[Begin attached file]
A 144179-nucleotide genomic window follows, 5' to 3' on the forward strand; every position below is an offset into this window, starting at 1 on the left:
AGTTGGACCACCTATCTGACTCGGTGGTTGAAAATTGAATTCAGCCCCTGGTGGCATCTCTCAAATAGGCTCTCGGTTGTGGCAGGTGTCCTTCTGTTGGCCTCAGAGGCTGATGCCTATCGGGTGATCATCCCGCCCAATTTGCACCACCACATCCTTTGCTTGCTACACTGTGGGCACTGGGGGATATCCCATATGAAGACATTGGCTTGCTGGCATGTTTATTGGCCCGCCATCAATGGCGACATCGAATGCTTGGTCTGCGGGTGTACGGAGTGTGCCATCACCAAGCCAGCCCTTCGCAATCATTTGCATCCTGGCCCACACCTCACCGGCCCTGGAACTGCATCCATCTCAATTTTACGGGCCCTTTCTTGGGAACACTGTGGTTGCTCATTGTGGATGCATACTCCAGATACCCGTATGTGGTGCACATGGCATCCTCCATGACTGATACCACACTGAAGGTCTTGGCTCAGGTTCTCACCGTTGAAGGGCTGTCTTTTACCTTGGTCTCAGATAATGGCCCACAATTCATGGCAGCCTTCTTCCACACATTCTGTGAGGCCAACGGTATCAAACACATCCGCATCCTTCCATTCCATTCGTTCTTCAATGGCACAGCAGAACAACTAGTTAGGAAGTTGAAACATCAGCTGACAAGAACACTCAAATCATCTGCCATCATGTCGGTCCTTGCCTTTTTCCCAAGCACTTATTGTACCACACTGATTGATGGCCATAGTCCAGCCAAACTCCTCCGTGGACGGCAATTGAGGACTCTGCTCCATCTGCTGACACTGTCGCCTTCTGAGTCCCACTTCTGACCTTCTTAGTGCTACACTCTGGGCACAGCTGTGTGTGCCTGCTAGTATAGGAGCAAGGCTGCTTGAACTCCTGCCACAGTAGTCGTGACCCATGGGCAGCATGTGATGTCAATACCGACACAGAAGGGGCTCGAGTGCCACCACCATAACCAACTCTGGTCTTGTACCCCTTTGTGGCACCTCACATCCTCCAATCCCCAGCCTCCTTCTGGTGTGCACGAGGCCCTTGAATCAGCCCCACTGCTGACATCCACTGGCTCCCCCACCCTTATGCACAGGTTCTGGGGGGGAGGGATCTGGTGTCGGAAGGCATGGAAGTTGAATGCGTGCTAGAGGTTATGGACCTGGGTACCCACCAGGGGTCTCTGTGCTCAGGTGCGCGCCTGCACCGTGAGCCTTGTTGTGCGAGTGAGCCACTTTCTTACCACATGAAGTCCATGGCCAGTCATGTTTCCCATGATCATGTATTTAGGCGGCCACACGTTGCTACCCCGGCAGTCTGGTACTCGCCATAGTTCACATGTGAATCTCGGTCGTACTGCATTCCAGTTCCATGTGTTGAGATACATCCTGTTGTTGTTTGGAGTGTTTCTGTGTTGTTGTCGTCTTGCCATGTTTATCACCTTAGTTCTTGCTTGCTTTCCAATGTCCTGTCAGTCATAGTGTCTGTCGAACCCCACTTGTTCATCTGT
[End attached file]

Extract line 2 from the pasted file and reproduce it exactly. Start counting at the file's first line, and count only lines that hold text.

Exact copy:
AGTTGGACCACCTATCTGACTCGGTGGTTGAAAATTGAATTCAGCCCCTGGTGGCATCTCTCAAATAGGCTCTCGGTTGTGGCAGGTGTCCTTCTGTTGGCCTCAGAGGCTGATGCCTATCGGGTGATCATCCCGCCCAATTTGCACCACCACATCCTTTGCTTGCTACACTGTGGGCACTGGGGGATATCCCATATGAAGACATTGGCTTGCTGGCATGTTTATTGGCCCGCCATCAATGGCGACATCGAATGCTTGGTCTGCGGGTGTACGGAGTGTGCCATCACCAAGCCAGCCCTTCGCAATCATTTGCATCCTGGCCCACACCTCACCGGCCCTGGAACTGCATCCATCTCAATTTTACGGGCCCTTTCTTGGGAACACTGTGGTTGCTCATTGTGGATGCATACTCCAGATACCCGTATGTGGTGCACATGGCATCCTCCATGACTGATACCACACTGAAGGTCTTGGCTCAGGTTCTCACCGTTGAAGGGCTGTCTTTTACCTTGGTCTCAGATAATGGCCCACAATTCATGGCAGCCTTCTTCCACACATTCTGTGAGGCCAACGGTATCAAACACATCCGCATCCTTCCATTCCATTCGTTCTTCAATGGCACAGCAGAACAACTAGTTAGGAAGTTGAAACATCAGCTGACAAGAACACTCAAATCATCTGCCATCATGTCGGTCCTTGCCTTTTTCCCAAGCACTTATTGTACCACACTGATTGATGGCCATAGTCCAGCCAAACTCCTCCGTGGACGGCAATTGAGGACTCTGCTCCATCTGCTGACACTGTCGCCTTCTGAGTCCCACTTCTGACCTTCTTAGTGCTACACTCTGGGCACAGCTGTGTGTGCCTGCTAGTATAGGAGCAAGGCTGCTTGAACTCCTGCCACAGTAGTCGTGACCCATGGGCAGCATGTGATGTCAATACCGACACAGAAGGGGCTCGAGTGCCACCACCATAACCAACTCTGGTCTTGTACCCCTTTGTGGCACCTCACATCCTCCAATCCCCAGCCTCCTTCTGGTGTGCACGAGGCCCTTGAATCAGCCCCACTGCTGACATCCACTGGCTCCCCCACCCTTATGCACAGGTTCTGGGGGGGAGGGATCTGGTGTCGGAAGGCATGGAAGTTGAATGCGTGCTAGAGGTTATGGACCTGGGTACCCACCAGGGGTCTCTGTGCTCAGGTGCGCGCCTGCACCGTGAGCCTTGTTGTGCGAGTGAGCCACTTTCTTACCACATGAAGTCCATGGCCAGTCATGTTTCCCATGATCATGTATTTAGGCGGCCACACGTTGCTACCCCGGCAGTCTGGTACTCGCCATAGTTCACATGTGAATCTCGGTCGTACTGCATTCCAGTTCCATGTGTTGAGATACATCCTGTTGTTGTTTGGAGTGTTTCTGTGTTGTTGTCGTCTTGCCATGTTTATCACCTTAGTTCTTGCTTGCTTTCCAATGTCCTGTCAGTCATAGTGTCTGTCGAACCCCACTTGTTCATCTGT